Customer Reviews:

  • A Short & Sweet Book on Political Science
    I just finished reading "Don't Think of an Elephant" and I must admit I am impressed. George Lakoff is a professor at the University of California and teaches cognitive scientist and linguistics. These concepts are very tangible in the context of this book. There are many terms used, such as "Wedge-In Issues" and "Hypo-Cognition" that really offer a lot of insight in the realm of political science, despite party association.

    Lakoff is obviously on the left side of the fence, but isn't too much of a fanatic when speaking about his liberal/progressive beliefs. However, there are some moments that he is implying notions such as "never" and "always" to describe the Republican Party. When you are a cognitive scientist/linguist you have to be careful what word choices you select. Why, because nothing in life is "always" or "never".

    "Don't Think of an Elephant" is very much a book that could be used in a college class, just for the terminology and intellectual style, despite the fact the book is aimed more towards the Democratic Party. Nevertheless, Lakoff is an extremely intelligent individual and I might not have agreed with everything in this book, but prone to read another one of his works.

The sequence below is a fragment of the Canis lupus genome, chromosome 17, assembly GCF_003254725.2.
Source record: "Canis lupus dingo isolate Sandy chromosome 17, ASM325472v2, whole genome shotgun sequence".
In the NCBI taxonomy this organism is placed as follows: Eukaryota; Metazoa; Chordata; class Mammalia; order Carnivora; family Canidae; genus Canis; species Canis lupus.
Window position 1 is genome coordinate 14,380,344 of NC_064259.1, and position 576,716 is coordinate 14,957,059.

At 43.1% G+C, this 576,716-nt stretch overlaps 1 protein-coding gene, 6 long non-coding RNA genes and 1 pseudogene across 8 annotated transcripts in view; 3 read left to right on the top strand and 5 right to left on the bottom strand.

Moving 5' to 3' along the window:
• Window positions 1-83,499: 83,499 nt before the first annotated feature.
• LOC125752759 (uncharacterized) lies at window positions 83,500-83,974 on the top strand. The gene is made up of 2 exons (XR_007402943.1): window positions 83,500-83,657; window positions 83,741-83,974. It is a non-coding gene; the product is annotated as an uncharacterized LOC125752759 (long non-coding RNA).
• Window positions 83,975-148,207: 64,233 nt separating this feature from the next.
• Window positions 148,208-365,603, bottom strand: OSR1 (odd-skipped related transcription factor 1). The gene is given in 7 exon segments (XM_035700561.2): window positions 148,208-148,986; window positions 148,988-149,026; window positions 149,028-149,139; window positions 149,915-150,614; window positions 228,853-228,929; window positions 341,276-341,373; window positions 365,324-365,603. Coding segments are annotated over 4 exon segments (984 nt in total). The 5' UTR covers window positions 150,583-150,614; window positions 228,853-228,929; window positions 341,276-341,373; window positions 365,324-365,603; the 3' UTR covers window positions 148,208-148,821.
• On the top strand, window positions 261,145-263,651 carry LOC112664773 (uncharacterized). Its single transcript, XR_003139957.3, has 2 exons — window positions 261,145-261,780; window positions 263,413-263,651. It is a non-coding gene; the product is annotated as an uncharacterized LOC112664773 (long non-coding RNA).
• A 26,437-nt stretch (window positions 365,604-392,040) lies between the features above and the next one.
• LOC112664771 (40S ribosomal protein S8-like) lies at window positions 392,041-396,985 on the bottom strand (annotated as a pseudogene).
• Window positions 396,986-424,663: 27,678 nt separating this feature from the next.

...more info
  • Understanding Political Preferences
    _Don't Think of an Elephant_ by George Lakoff is likely to give you new insight on politics in the United States.

    Lakoff, a linguist, says that each of us has "frames," mental structures that, unbeknownst to us, shape the way we view the world. A common metaphor giving rise to some of these frames is that the nation is a family. (We speak of "founding fathers," for example.) The main models of idealized family structure are the "strict father" family, where children are taught to be obedient, and the "nurturant parent" family (gender neutral), where children are encouraged to find fulfillment. Although each of us is aware of both models, one is likely to dominate. Sometimes a different model dominates in different situations, such as at home and at work.

    Lakoff makes the case that these disparate models of the family underlie the difference between the political left and right, between progressives and conservatives, between Democrats and Republicans. Furthermore, these models -- or frames -- shape our values and affect which policies we support. They determine what we accept as "common sense." When we encounter facts that are contrary to the frames we live by, the frames predominate and the incompatible facts are disregarded. People tend to vote in accordance with their values and their identity, even when that means voting against their own self-interest.